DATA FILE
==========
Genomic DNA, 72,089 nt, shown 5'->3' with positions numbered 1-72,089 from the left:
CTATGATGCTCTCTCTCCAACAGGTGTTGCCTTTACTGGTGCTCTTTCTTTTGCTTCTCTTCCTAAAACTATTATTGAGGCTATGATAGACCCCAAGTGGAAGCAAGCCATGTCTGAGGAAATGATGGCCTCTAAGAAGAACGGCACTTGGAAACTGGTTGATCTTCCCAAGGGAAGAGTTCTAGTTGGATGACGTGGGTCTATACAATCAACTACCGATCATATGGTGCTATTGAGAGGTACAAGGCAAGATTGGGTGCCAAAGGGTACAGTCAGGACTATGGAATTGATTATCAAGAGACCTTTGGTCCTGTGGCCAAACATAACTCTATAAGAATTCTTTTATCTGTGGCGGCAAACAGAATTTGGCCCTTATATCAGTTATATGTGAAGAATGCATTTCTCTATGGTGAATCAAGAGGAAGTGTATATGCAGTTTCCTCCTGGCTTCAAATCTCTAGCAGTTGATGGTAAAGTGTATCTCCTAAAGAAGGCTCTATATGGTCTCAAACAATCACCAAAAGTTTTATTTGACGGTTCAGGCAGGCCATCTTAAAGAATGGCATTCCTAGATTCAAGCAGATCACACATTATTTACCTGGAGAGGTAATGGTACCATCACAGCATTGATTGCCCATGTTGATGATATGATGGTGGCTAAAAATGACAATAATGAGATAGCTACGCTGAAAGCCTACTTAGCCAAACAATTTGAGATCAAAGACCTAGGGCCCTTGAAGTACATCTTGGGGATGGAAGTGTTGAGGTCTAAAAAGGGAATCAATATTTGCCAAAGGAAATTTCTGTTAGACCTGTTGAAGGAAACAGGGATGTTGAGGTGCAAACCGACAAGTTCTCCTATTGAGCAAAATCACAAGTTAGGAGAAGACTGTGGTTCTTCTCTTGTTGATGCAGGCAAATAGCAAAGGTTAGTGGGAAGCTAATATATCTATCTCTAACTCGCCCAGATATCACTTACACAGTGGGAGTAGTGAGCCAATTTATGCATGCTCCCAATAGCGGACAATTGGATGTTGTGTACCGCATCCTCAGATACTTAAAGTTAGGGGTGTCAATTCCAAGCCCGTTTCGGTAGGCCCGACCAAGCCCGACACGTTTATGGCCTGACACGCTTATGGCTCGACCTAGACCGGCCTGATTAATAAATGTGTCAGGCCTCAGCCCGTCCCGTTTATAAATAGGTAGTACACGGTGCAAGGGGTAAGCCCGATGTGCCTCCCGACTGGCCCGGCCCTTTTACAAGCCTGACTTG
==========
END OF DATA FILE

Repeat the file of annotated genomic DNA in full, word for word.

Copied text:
Genomic DNA, 72,089 nt, shown 5'->3' with positions numbered 1-72,089 from the left:
CTATGATGCTCTCTCTCCAACAGGTGTTGCCTTTACTGGTGCTCTTTCTTTTGCTTCTCTTCCTAAAACTATTATTGAGGCTATGATAGACCCCAAGTGGAAGCAAGCCATGTCTGAGGAAATGATGGCCTCTAAGAAGAACGGCACTTGGAAACTGGTTGATCTTCCCAAGGGAAGAGTTCTAGTTGGATGACGTGGGTCTATACAATCAACTACCGATCATATGGTGCTATTGAGAGGTACAAGGCAAGATTGGGTGCCAAAGGGTACAGTCAGGACTATGGAATTGATTATCAAGAGACCTTTGGTCCTGTGGCCAAACATAACTCTATAAGAATTCTTTTATCTGTGGCGGCAAACAGAATTTGGCCCTTATATCAGTTATATGTGAAGAATGCATTTCTCTATGGTGAATCAAGAGGAAGTGTATATGCAGTTTCCTCCTGGCTTCAAATCTCTAGCAGTTGATGGTAAAGTGTATCTCCTAAAGAAGGCTCTATATGGTCTCAAACAATCACCAAAAGTTTTATTTGACGGTTCAGGCAGGCCATCTTAAAGAATGGCATTCCTAGATTCAAGCAGATCACACATTATTTACCTGGAGAGGTAATGGTACCATCACAGCATTGATTGCCCATGTTGATGATATGATGGTGGCTAAAAATGACAATAATGAGATAGCTACGCTGAAAGCCTACTTAGCCAAACAATTTGAGATCAAAGACCTAGGGCCCTTGAAGTACATCTTGGGGATGGAAGTGTTGAGGTCTAAAAAGGGAATCAATATTTGCCAAAGGAAATTTCTGTTAGACCTGTTGAAGGAAACAGGGATGTTGAGGTGCAAACCGACAAGTTCTCCTATTGAGCAAAATCACAAGTTAGGAGAAGACTGTGGTTCTTCTCTTGTTGATGCAGGCAAATAGCAAAGGTTAGTGGGAAGCTAATATATCTATCTCTAACTCGCCCAGATATCACTTACACAGTGGGAGTAGTGAGCCAATTTATGCATGCTCCCAATAGCGGACAATTGGATGTTGTGTACCGCATCCTCAGATACTTAAAGTTAGGGGTGTCAATTCCAAGCCCGTTTCGGTAGGCCCGACCAAGCCCGACACGTTTATGGCCTGACACGCTTATGGCTCGACCTAGACCGGCCTGATTAATAAATGTGTCAGGCCTCAGCCCGTCCCGTTTATAAATAGGTAGTACACGGTGCAAGGGGTAAGCCCGATGTGCCTCCCGACTGGCCCGGCCCTTTTACAAGCCTGACTTG